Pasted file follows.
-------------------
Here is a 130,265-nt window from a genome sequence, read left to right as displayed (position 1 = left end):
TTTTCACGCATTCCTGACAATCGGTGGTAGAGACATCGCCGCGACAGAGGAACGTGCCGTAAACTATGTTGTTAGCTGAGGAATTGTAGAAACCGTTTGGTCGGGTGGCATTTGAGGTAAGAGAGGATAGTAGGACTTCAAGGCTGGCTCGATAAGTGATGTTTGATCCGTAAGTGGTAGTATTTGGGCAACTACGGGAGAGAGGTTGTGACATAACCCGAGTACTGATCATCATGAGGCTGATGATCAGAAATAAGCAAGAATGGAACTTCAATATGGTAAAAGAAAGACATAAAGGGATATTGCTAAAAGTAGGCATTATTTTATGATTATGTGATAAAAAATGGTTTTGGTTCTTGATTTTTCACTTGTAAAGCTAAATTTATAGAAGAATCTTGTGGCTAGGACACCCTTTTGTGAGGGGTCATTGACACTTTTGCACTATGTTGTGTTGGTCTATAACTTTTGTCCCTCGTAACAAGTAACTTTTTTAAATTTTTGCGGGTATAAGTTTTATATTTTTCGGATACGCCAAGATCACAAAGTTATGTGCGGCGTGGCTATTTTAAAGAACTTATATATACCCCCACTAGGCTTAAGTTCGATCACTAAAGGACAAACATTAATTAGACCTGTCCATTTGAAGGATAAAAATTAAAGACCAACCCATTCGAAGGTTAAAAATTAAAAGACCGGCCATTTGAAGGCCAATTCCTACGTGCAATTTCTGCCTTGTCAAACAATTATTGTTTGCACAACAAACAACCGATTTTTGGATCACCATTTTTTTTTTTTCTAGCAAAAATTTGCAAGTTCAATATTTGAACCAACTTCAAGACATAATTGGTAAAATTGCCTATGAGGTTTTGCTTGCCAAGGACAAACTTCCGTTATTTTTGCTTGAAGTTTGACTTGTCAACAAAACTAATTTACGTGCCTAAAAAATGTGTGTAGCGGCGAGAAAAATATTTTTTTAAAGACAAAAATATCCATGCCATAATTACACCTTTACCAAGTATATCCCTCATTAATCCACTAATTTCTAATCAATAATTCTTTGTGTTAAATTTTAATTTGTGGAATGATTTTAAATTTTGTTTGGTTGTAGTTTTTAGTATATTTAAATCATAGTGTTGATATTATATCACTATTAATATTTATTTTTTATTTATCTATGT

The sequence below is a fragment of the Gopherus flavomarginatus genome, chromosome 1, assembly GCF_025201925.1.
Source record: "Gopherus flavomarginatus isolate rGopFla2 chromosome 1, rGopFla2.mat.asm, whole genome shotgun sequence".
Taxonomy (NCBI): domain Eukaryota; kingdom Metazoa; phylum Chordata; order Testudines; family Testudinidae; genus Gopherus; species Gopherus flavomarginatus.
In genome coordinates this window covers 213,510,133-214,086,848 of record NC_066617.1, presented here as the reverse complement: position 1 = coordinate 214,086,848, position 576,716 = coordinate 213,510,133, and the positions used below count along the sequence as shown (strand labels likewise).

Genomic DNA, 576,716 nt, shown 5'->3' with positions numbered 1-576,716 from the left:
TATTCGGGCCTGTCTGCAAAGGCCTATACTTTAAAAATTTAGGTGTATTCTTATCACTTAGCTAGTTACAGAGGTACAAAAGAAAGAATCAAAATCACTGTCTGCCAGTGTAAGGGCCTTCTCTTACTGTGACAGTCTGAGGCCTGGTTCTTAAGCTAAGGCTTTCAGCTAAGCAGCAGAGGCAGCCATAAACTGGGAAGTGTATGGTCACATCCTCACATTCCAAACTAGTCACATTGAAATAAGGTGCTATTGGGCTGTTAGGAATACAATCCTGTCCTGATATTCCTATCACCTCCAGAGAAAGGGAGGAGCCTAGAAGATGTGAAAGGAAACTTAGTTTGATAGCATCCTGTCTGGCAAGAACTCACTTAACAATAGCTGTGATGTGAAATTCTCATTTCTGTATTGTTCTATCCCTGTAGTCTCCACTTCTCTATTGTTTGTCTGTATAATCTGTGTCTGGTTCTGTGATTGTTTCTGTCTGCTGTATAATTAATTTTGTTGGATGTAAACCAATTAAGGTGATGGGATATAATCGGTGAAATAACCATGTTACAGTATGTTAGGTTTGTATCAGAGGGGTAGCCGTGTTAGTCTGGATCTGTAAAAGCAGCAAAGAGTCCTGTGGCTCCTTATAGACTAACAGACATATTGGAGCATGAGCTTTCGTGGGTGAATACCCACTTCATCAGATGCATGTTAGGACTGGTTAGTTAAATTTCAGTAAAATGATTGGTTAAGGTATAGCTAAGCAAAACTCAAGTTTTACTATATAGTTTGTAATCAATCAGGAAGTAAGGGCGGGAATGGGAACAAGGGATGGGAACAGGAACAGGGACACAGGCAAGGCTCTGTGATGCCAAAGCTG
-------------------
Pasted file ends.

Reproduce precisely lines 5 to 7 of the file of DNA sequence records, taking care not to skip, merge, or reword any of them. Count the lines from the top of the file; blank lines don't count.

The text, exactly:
Taxonomy (NCBI): domain Eukaryota; kingdom Metazoa; phylum Chordata; order Testudines; family Testudinidae; genus Gopherus; species Gopherus flavomarginatus.
In genome coordinates this window covers 213,510,133-214,086,848 of record NC_066617.1, presented here as the reverse complement: position 1 = coordinate 214,086,848, position 576,716 = coordinate 213,510,133, and the positions used below count along the sequence as shown (strand labels likewise).

Genomic DNA, 576,716 nt, shown 5'->3' with positions numbered 1-576,716 from the left: